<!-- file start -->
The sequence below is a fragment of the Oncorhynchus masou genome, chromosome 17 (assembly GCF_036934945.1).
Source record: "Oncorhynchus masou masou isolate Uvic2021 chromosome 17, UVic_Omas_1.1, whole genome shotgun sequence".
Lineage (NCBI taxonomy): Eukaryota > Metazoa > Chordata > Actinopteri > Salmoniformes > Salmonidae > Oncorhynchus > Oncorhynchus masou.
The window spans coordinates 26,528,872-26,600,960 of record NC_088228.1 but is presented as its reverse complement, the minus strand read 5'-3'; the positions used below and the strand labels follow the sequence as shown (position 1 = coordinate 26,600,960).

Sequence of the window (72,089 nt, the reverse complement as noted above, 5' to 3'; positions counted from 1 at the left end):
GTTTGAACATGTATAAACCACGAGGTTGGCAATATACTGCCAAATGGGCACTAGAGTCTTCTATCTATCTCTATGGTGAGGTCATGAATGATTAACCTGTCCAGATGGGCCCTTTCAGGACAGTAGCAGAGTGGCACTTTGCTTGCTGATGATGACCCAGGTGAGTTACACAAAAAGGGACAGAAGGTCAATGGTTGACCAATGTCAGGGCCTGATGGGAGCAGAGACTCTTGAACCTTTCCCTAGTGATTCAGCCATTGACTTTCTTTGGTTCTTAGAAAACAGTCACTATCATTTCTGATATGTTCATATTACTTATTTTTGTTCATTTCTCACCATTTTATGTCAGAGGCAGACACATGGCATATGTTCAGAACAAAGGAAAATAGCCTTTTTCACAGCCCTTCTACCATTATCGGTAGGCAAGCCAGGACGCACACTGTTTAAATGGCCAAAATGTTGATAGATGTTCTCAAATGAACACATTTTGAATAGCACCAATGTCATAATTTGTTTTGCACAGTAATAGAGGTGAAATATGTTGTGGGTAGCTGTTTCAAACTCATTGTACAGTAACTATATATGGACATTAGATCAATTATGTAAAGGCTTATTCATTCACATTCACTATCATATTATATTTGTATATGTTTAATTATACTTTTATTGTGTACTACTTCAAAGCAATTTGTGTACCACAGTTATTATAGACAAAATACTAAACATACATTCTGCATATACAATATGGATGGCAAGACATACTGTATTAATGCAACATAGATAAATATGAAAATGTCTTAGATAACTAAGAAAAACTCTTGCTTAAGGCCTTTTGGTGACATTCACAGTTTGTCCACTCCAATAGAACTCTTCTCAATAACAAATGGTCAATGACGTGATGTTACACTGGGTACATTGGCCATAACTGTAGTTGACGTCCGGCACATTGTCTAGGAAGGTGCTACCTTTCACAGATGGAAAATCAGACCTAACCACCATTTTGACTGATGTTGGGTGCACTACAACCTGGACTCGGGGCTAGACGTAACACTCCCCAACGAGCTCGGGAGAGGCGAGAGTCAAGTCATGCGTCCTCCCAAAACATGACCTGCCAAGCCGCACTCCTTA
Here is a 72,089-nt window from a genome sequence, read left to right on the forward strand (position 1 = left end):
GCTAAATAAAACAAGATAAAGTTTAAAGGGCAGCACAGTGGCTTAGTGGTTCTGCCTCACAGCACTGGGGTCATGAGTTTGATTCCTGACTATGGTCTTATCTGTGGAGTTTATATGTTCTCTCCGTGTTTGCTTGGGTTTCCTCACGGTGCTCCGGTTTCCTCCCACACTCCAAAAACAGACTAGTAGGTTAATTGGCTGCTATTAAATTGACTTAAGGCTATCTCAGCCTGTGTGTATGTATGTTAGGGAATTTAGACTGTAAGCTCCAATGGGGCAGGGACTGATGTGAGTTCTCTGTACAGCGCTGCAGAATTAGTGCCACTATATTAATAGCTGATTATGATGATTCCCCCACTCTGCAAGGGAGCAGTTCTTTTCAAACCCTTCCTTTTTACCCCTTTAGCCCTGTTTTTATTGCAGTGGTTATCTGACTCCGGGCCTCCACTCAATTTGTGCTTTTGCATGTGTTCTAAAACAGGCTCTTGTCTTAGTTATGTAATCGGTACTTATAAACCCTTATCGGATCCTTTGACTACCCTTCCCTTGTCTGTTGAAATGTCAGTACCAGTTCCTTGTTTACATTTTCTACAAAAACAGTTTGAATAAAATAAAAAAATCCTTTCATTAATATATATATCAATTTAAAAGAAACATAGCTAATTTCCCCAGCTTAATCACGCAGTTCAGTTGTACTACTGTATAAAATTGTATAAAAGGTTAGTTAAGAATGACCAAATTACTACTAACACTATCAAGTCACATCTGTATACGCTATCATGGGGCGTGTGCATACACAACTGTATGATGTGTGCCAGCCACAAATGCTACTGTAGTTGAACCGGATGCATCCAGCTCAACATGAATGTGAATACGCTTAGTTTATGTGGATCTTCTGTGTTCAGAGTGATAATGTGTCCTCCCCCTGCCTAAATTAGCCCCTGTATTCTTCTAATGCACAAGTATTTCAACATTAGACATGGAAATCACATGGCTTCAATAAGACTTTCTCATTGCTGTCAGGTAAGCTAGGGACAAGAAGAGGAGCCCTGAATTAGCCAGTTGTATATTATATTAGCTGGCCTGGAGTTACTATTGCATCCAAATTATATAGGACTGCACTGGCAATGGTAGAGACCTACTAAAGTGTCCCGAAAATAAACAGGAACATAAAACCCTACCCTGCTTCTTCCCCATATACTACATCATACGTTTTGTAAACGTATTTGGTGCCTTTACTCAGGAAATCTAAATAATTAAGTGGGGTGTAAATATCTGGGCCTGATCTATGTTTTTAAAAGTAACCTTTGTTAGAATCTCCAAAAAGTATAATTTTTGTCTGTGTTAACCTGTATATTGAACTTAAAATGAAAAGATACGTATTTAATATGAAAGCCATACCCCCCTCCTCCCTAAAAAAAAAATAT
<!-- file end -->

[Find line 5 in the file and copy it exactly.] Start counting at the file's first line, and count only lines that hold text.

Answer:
Sequence of the window (72,089 nt, the reverse complement as noted above, 5' to 3'; positions counted from 1 at the left end):